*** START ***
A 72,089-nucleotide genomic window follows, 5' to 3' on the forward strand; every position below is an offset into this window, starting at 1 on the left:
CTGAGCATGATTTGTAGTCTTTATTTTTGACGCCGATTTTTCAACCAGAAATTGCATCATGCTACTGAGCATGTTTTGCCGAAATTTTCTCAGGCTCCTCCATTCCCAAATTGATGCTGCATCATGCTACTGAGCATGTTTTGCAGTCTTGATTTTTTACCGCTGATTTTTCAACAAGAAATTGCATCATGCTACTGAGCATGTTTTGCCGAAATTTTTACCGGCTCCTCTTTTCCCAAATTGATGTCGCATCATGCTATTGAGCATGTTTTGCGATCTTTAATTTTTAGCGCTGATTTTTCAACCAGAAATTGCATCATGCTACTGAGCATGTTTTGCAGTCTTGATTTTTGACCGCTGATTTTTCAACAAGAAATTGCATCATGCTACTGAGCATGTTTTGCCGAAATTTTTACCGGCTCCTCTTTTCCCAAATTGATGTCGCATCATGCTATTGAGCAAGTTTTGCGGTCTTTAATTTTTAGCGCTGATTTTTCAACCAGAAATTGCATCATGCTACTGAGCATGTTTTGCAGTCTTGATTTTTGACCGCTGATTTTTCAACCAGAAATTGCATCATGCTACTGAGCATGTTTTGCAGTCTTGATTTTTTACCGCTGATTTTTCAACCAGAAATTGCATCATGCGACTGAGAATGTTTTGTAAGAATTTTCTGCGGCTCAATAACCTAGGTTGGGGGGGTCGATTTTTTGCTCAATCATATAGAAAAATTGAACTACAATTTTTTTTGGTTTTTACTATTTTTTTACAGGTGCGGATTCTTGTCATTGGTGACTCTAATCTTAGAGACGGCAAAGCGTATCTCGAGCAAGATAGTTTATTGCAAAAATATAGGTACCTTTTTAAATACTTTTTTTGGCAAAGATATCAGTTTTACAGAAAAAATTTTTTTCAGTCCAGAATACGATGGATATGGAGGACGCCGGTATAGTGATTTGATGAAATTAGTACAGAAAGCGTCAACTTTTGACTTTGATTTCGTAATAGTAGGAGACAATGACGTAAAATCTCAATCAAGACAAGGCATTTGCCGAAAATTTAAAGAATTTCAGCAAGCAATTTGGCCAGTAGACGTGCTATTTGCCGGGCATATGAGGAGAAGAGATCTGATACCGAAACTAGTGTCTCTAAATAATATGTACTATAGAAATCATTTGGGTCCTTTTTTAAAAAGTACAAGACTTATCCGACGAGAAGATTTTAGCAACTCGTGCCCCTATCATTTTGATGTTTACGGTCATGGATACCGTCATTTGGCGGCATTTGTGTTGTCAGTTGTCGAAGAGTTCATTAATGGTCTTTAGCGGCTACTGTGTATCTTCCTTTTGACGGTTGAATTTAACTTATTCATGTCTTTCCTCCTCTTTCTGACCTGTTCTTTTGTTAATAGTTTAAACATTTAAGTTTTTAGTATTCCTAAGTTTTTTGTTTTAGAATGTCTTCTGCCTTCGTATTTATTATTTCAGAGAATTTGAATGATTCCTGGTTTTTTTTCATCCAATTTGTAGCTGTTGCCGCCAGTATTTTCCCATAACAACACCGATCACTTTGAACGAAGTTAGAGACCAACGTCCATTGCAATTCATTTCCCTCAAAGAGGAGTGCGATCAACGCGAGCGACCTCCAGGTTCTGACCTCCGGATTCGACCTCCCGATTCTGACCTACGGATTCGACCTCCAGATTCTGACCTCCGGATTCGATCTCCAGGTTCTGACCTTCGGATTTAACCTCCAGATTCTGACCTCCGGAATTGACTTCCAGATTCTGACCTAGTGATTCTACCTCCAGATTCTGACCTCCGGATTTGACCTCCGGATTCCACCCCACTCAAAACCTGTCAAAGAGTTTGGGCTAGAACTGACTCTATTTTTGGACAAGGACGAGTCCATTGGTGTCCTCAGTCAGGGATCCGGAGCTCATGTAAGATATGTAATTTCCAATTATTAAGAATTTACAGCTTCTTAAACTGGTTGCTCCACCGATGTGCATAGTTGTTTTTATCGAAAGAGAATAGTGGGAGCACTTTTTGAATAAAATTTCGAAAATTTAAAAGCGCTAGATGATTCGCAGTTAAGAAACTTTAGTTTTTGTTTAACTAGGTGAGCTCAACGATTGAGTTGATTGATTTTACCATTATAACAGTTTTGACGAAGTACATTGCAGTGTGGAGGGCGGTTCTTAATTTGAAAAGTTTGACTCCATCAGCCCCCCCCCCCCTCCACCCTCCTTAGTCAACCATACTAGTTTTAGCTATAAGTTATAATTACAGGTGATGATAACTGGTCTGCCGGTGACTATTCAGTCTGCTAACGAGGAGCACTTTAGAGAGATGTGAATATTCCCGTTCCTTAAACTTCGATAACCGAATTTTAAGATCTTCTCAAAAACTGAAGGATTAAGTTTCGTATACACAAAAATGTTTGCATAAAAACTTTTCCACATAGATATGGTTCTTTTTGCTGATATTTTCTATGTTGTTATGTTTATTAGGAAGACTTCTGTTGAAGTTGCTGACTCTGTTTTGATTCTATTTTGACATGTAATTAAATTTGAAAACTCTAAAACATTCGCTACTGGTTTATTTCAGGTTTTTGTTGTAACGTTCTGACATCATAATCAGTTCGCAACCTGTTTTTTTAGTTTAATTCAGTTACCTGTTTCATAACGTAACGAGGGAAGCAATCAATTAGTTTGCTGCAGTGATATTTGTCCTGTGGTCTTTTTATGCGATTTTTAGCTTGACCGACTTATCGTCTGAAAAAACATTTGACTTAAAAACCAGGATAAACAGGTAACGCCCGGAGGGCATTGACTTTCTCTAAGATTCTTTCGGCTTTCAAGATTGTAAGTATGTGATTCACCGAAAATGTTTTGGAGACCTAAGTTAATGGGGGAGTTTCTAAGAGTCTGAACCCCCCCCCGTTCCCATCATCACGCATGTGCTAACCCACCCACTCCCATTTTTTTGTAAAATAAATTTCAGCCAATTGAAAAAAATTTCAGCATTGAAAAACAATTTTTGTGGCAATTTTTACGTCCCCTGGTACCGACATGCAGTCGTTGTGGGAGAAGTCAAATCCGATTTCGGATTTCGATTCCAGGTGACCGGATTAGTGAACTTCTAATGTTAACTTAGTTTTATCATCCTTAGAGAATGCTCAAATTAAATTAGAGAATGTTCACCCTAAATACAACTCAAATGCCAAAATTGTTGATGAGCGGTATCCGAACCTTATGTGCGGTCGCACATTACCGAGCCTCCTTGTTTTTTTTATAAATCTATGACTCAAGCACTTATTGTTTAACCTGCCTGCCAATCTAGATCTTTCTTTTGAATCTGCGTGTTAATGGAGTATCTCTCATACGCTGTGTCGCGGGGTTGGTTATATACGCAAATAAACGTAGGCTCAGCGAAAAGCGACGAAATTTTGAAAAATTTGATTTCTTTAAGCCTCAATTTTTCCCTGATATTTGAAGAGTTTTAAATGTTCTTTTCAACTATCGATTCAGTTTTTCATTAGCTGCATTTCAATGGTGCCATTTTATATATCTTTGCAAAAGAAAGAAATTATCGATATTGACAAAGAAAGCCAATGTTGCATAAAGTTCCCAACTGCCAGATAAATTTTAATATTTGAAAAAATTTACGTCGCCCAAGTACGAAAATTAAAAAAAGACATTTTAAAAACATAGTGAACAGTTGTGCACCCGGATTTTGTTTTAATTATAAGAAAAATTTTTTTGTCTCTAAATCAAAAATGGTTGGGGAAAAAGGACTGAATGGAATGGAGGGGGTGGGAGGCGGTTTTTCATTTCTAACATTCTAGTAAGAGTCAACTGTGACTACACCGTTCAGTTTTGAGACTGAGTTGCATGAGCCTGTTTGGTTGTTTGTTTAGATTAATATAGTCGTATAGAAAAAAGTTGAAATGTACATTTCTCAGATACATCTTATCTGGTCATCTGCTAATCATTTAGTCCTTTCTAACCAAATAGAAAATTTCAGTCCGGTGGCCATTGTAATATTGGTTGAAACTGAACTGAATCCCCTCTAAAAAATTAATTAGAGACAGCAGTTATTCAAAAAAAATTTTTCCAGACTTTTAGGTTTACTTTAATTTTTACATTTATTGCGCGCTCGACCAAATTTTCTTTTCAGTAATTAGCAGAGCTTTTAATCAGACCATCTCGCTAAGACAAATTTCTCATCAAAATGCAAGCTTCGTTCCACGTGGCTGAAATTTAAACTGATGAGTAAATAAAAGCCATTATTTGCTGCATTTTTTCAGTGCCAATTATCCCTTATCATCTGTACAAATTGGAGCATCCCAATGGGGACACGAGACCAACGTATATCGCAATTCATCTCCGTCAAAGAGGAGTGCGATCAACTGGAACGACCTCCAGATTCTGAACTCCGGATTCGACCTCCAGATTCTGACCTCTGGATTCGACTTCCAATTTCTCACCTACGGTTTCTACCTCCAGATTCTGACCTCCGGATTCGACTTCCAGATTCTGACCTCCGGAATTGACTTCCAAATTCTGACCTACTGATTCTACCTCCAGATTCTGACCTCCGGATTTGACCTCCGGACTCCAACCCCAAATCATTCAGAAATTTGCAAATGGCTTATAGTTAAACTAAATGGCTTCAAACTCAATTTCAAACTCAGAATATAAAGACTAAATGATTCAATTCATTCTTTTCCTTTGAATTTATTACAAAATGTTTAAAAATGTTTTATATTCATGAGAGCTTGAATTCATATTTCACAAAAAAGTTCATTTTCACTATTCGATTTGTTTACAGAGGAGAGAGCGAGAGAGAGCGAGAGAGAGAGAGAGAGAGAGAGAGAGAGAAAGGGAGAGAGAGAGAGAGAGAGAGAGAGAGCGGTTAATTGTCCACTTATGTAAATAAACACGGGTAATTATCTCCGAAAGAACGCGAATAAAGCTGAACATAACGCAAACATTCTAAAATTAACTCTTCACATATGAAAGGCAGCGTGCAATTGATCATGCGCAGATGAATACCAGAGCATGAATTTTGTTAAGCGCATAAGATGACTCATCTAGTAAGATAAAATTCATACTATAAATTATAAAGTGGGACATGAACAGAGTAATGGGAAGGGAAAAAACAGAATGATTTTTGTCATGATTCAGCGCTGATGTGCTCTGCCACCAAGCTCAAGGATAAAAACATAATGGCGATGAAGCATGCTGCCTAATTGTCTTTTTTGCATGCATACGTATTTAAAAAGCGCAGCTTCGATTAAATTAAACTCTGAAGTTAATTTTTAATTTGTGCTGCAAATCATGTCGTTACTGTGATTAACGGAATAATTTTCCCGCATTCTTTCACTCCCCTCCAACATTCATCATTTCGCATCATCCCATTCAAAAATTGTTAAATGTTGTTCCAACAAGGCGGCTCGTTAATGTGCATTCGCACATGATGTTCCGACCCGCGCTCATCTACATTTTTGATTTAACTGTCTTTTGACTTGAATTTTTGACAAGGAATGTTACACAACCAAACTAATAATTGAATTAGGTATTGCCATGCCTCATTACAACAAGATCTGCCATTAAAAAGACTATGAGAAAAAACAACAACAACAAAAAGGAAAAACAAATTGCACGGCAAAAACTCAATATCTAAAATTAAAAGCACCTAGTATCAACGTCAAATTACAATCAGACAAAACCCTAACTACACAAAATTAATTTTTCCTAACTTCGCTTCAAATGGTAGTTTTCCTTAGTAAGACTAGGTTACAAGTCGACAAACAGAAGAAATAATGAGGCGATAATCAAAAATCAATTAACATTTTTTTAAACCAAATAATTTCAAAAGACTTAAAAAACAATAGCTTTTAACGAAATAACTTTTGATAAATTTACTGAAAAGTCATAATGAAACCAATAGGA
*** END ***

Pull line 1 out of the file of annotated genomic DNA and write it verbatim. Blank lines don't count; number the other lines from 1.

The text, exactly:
A 72,089-nucleotide genomic window follows, 5' to 3' on the forward strand; every position below is an offset into this window, starting at 1 on the left: